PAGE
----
The Board issued its decision “expressly confine[d]” to what it described as “an evidentiary gap in the Petition” relating to the claimed “21+7 cyclic dosing regimen,” and specifically declined to address the substantive merits of the cited art. IPR2018-01714, Paper 7, at 8 and n.10. In a limited decision, the Board determined that because the five prior art references were “silent” on rest periods and the claimed 21+7 dosing regimen, the Petitioner had an evidentiary gap that was not “bridged by the background references or the opinion testimony advanced in the Petition . . . .” Id. at 9–10.
Rimfrost AS v. Aker BioMarine Antarctic AS, IPR2018-01730
The Board granted institution of Rimfrost AS’s (“Rimfrost”) petition which challenged as obvious claims 1–20 of U.S. Patent No. 9,072,752 (“the ’752 patent”), assigned to Aker Biomarine Antarctic AS (“Aker Biomarine”). Among other related petitions, the Board previously found unpatentable claims 1–19 of related patent U.S. Patent No. 9,028,877, see IPR2017-00746, Paper 23, and found unpatentable claims 1–20 of related patent U.S. Patent No. 9,078,905, see IPR2017-00745, Paper 24. Read more here. Additionally, the Board instituted review of two related Petitions concerning U.S. Patent 9,375,453. See IPR2018-01178 and IPR2018-01179. Read more here.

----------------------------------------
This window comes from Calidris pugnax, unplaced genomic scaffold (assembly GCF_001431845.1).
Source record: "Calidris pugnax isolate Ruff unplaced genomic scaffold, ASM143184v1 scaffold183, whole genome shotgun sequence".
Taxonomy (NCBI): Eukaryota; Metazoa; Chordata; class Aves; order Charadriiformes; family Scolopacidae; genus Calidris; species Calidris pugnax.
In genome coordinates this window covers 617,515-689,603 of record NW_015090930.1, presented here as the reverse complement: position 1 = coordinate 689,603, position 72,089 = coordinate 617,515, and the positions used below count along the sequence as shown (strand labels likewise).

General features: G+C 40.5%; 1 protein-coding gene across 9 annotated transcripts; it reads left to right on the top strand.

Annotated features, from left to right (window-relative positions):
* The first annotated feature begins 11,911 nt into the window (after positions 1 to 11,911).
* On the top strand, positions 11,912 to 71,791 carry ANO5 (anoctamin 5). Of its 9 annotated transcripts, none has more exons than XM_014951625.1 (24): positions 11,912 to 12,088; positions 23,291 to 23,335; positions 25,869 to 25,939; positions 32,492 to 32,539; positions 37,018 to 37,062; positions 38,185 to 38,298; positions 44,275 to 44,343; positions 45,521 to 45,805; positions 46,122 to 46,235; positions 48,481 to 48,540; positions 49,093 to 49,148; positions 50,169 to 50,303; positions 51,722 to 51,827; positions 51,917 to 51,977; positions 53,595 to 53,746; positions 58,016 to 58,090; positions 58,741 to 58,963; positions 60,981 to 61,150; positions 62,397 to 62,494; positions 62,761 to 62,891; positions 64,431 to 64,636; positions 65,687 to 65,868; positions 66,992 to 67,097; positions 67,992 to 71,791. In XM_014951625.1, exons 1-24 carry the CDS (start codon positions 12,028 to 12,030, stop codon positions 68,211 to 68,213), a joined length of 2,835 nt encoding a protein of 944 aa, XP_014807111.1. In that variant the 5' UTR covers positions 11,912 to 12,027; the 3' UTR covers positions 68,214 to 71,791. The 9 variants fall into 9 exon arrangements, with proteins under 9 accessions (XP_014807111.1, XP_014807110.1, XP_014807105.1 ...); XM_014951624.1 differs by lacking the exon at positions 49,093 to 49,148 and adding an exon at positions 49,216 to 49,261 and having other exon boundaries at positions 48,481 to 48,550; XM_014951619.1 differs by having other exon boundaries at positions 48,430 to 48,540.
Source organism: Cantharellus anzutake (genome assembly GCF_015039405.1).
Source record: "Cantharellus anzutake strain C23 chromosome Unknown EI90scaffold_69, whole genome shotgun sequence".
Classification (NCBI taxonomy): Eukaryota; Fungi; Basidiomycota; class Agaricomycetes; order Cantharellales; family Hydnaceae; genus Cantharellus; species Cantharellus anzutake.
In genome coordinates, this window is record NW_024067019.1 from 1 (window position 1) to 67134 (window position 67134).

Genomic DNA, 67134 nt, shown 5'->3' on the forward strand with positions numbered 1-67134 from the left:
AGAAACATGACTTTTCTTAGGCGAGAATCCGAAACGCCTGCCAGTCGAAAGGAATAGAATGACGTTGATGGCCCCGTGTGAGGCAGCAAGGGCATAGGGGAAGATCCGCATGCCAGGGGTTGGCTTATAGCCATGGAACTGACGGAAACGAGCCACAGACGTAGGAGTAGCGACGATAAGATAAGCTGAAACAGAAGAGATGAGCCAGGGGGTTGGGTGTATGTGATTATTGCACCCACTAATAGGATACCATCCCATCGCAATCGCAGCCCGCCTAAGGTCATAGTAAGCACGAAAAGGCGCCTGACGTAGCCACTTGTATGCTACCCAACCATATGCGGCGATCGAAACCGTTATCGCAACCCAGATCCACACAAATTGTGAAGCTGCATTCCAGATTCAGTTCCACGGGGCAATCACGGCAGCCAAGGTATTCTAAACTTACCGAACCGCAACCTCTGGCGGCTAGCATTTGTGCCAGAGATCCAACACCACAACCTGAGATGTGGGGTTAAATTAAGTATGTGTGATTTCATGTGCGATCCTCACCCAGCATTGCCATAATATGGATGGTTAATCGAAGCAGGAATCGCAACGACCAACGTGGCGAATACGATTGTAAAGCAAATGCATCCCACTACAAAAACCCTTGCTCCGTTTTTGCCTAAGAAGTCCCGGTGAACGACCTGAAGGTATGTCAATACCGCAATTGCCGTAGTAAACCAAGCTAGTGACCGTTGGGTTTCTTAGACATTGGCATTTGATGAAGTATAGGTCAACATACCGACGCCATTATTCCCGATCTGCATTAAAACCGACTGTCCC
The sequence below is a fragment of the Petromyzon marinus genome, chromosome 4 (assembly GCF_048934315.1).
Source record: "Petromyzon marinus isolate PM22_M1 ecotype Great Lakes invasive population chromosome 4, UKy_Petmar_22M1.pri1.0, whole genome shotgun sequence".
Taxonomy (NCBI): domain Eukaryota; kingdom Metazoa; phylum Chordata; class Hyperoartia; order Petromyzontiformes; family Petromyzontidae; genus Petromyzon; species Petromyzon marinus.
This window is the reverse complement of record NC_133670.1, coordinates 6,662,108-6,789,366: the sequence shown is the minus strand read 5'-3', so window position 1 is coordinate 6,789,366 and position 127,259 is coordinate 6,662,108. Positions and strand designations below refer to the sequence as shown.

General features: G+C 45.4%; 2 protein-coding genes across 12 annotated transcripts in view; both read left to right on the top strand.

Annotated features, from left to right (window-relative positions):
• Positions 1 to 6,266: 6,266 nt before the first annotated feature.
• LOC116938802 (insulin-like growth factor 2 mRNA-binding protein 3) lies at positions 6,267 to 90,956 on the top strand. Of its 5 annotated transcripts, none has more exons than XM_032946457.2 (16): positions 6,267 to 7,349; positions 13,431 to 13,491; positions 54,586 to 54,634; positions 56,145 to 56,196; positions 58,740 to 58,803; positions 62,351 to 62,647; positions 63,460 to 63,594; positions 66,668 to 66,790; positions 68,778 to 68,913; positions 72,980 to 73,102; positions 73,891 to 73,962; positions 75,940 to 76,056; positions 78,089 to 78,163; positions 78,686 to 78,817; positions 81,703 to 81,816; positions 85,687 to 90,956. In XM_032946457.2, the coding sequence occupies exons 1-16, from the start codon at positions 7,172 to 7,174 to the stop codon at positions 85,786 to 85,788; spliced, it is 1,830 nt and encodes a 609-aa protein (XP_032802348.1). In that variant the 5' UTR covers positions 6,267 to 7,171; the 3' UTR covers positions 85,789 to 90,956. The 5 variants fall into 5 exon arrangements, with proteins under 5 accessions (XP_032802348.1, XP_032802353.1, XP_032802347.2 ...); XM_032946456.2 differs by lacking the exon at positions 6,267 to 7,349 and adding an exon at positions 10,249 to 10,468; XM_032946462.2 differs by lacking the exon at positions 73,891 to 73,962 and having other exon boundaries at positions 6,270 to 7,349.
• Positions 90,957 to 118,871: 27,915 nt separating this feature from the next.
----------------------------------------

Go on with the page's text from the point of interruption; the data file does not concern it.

The challenged claims are generally directed to a polar krill oil comprising approximate percentages of certain compounds (e.g., phospholipids, triglycerides). Petitioner Rimfrost asserted that certain claims were anticipated under § 102(e) by one reference and the remainder of the claims were collectively rendered obvious under § 103(a) by five combinations of references. Aker Biomarine did not file a Preliminary Response.
Anticipation of claims 1, 5, 6, and 11: The Board instituted on anticipation of claim 1: the prior art (“Catchpole”) included a table showing 39.8% phosphatidylcholine and 4.8% ether phospholipids, which met independent claim 1’s “about 40%” and “about 5%” values for those components. IPR2018-01730, Paper 7, at 9–10. The Board also instituted on anticipation of dependent claim 11, which added a limitation that the krill oil composition was for oral administration to a human. See id. at 12. However, the Board found that Petitioner had not, at this stage, demonstrated that claims 5 and 6 were reasonably likely to be anticipated. These claims respectively required greater than 6% or 7% of ether phospholipids, and the Board reasoned that Catchpole’s disclosure that compositions could contain greater than 10% acylalkyphospholipids was not an actual disclosure of a krill oil composition having that amount of acylalkyphospholipids. See id. at 11–12.